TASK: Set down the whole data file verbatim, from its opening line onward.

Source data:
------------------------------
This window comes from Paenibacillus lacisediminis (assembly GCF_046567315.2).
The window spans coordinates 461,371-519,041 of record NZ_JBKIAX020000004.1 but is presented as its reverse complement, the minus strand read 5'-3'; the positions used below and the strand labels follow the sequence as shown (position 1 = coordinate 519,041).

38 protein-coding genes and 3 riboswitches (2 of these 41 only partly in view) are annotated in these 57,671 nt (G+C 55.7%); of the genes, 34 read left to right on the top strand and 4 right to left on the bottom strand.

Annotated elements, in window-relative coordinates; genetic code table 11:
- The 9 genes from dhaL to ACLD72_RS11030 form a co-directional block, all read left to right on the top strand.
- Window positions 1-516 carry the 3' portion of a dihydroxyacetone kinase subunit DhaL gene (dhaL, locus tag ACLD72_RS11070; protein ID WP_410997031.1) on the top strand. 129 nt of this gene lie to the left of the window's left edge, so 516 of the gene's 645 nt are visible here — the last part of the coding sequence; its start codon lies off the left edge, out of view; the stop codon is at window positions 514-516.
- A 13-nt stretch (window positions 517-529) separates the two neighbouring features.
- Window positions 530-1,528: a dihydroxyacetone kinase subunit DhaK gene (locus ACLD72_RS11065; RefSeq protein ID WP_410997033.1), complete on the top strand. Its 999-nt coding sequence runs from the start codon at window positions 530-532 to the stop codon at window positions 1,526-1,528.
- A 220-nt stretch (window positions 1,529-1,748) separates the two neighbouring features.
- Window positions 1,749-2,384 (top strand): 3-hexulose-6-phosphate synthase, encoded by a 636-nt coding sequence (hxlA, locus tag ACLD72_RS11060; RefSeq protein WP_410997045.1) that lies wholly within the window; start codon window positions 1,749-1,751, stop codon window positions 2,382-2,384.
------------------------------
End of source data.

This window comes from Paenibacillus lacisediminis (assembly GCF_046567315.2).
The window spans coordinates 461,371-519,041 of record NZ_JBKIAX020000004.1 but is presented as its reverse complement, the minus strand read 5'-3'; the positions used below and the strand labels follow the sequence as shown (position 1 = coordinate 519,041).

38 protein-coding genes and 3 riboswitches (2 of these 41 only partly in view) are annotated in these 57,671 nt (G+C 55.7%); of the genes, 34 read left to right on the top strand and 4 right to left on the bottom strand.

Annotated elements, in window-relative coordinates; genetic code table 11:
- The 9 genes from dhaL to ACLD72_RS11030 form a co-directional block, all read left to right on the top strand.
- Window positions 1-516 carry the 3' portion of a dihydroxyacetone kinase subunit DhaL gene (dhaL, locus tag ACLD72_RS11070; protein ID WP_410997031.1) on the top strand. 129 nt of this gene lie to the left of the window's left edge, so 516 of the gene's 645 nt are visible here — the last part of the coding sequence; its start codon lies off the left edge, out of view; the stop codon is at window positions 514-516.
- A 13-nt stretch (window positions 517-529) separates the two neighbouring features.
- Window positions 530-1,528: a dihydroxyacetone kinase subunit DhaK gene (locus ACLD72_RS11065; RefSeq protein ID WP_410997033.1), complete on the top strand. Its 999-nt coding sequence runs from the start codon at window positions 530-532 to the stop codon at window positions 1,526-1,528.
- A 220-nt stretch (window positions 1,529-1,748) separates the two neighbouring features.
- Window positions 1,749-2,384 (top strand): 3-hexulose-6-phosphate synthase, encoded by a 636-nt coding sequence (hxlA, locus tag ACLD72_RS11060; RefSeq protein WP_410997045.1) that lies wholly within the window; start codon window positions 1,749-1,751, stop codon window positions 2,382-2,384.